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Economics and Statistics double major. If I get a late internship offer from McKinsey or PWC, will they mind if I renege on my current data analysis internship?

New answer on May 31, 2024
5 Answers
Lakshay asked on May 29, 2024
MBA Student

Hey there, I'm an undergrad Economics and Statistics double major at a flagship state university. McKinsey, PWC, and some others are coming to campus with internship offers. It's pretty late in the recruitment season, so I had already accepted a data analysis internship for another company. The question is, if I get an offer from one of the respected consulting firms, will they have an issue with me reneging on the data analysis internship to work for them?

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Content Creator
replied on May 29, 2024
#1 MBB Coach(Placed 750+ in MBBs & 1250+ in Tier2)| The Only 360 coach(Ex-McKinsey + Certified Coach + Active recruiter)

As an undergrad pursuing a competitive internship, the decision to potentially renege on an accepted offer demands careful consideration. Here is a structured approach to help you navigate this situation:

1. Assess the Prestige and Impact

  • Prestige of Firms: Recognize that consulting firms like McKinsey and PwC hold significant prestige.
  • Reputation Risks: Understand that reneging can damage your professional reputation.

2. Approach with Integrity

  • Transparency: If you receive an offer from a consulting firm, be transparent during the interview process.
  • Explain Your Situation: Inform them that you have already accepted another internship but are highly interested in their opportunity.

3. Open Communication

  • Discuss Flexibility: Reputable firms may understand the complexities of recruitment and accommodate your situation.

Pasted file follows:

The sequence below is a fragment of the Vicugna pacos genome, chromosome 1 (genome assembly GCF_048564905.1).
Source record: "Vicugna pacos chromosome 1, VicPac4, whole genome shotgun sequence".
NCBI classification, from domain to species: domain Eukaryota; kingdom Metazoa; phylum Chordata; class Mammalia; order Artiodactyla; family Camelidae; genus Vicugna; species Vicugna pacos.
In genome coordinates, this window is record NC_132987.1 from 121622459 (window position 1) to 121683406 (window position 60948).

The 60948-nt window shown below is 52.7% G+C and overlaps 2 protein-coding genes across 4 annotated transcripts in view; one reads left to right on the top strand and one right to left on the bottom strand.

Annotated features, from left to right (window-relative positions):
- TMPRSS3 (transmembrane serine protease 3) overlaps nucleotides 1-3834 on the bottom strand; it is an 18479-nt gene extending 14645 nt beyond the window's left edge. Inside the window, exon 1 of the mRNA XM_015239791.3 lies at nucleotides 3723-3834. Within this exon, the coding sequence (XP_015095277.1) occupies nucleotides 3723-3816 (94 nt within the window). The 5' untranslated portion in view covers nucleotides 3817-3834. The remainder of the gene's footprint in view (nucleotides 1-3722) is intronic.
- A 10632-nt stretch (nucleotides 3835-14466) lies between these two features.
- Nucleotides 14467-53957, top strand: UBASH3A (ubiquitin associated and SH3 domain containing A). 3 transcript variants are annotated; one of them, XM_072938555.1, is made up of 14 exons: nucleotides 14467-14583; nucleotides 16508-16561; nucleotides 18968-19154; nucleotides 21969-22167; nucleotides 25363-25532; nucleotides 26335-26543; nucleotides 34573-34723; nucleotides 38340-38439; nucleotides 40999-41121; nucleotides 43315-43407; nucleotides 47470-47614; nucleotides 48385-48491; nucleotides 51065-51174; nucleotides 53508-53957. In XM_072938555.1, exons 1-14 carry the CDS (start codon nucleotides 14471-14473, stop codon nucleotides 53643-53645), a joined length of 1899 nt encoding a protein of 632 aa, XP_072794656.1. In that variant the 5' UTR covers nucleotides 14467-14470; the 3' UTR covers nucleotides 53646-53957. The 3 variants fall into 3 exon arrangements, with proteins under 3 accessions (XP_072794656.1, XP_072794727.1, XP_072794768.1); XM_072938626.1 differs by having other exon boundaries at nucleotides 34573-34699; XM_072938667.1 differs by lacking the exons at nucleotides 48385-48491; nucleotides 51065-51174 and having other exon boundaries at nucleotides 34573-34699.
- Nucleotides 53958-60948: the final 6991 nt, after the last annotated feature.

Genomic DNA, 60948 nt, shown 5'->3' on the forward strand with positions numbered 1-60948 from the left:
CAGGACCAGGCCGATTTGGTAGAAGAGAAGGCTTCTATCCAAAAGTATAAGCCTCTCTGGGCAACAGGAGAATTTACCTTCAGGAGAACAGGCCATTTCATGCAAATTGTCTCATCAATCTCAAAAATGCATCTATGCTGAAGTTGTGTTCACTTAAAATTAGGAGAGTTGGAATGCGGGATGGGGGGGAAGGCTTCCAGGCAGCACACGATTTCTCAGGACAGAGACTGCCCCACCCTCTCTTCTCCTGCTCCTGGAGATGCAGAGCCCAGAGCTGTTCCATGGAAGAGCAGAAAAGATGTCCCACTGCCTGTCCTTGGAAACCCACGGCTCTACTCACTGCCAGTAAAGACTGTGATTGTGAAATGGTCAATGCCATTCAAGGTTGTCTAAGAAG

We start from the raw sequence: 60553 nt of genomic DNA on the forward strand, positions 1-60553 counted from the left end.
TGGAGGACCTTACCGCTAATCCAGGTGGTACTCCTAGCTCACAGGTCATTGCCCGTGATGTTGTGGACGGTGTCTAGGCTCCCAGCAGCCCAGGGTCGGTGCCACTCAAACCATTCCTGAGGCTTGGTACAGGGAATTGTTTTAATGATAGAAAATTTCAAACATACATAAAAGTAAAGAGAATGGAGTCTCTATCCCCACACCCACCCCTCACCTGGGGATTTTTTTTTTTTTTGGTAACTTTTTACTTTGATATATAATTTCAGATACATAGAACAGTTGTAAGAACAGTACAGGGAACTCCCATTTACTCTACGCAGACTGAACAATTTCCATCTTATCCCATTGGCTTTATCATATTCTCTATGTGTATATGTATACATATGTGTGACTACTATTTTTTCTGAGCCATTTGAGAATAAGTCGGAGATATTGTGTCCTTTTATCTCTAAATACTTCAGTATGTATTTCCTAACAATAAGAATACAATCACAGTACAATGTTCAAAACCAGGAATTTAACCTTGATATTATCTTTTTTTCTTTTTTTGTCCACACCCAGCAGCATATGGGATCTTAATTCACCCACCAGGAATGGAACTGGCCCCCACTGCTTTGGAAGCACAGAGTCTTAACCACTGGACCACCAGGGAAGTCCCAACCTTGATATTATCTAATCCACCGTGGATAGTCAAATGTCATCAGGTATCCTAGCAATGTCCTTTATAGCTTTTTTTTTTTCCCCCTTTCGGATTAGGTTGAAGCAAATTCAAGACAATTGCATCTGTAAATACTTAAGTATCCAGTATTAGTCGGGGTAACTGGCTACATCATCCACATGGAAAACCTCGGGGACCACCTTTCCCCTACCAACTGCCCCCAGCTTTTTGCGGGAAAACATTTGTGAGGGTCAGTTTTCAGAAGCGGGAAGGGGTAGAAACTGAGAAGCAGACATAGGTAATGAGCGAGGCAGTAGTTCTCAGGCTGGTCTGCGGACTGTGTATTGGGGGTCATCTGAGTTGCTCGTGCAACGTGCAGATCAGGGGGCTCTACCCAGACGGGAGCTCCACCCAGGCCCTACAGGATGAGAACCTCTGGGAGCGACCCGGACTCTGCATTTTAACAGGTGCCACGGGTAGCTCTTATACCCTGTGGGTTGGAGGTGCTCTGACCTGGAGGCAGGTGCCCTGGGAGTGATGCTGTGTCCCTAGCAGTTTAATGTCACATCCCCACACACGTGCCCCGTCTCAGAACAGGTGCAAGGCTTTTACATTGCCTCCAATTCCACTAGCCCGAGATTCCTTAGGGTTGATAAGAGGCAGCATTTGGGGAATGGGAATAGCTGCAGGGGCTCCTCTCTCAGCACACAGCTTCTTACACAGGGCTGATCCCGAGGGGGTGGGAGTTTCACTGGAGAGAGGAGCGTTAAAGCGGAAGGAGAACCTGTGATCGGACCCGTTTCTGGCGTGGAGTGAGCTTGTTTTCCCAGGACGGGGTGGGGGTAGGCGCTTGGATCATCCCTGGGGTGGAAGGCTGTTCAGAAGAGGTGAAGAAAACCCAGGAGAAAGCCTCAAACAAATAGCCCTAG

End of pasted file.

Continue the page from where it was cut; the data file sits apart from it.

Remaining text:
• Professional Handling: If you decide to renege, do so professionally by promptly informing the original company.

4. Express Gratitude and Responsibility

  • Thank the Original Company: Express gratitude for their offer.
  • Take Responsibility: Take responsibility for your decision to maintain professionalism.

5. Avoid Burning Bridges

  • Maintain Positive Relationships: Avoid burning bridges as the professional world is small, and maintaining a positive reputation is essential.

6. Weigh Long-term Impacts

  • Professional Credibility: Consider the long-term impacts on your professional credibility.
  • Consult Mentors: Seek guidance from trusted mentors or career advisors for ethical and strategic advice.

By following this structured approach, you can navigate the situation ethically and strategically.

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replied on May 29, 2024
I make it easy for you to master case interviews! (ex-McKinsey |Stanford University | Imperial College London | ex-P&G)

Hi Lakshay,

It is less likely that the consulting firms would be upset (especially if they dont know) and more likely the data science company. I would think about how to mitigate the potential upset from the data analysis internship if you chose to renege the current internship. 


Kind Regards,


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Content Creator
replied on May 29, 2024
Top rated Case & PEI coach/Multiple real offers/McKinsey EM in New York /12 years recruiting experience

PWC or McK will not mind but your data analyst company will probably blacklist you. If you get the internship where you really want to work it's not the best thing to renege but it happens frequently. You just have to word it so they are not offended when you do it.

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Content Creator
replied on May 31, 2024
#1 rated MBB & McKinsey Coach

They don't know that you're reneging on this other offer. 

You need to check what are the consequences of reneging on the offer if you've already signed a pre-contract with the data analysis firm. 

Within the industry, it's considered not elegant to turn your back on an offer that you've already accepted. Still, it happens rather often because, typically, there are no contractual consequences if you refuse an offer. You just need to do what you feel is right for you.


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replied on May 31, 2024
Bain | Roland Berger | EY-Parthenon | Mentoring Approach | 30% off first 10 sessions in May| Market Sizing | DARDEN MBA

The company that really minds is the one you renege… not the one from which you accept the offer.

When you renege, have an open conversation and do as much damage control as you can.

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Gaurav gave the best answer


Content Creator
#1 MBB Coach(Placed 750+ in MBBs & 1250+ in Tier2)| The Only 360 coach(Ex-McKinsey + Certified Coach + Active recruiter)
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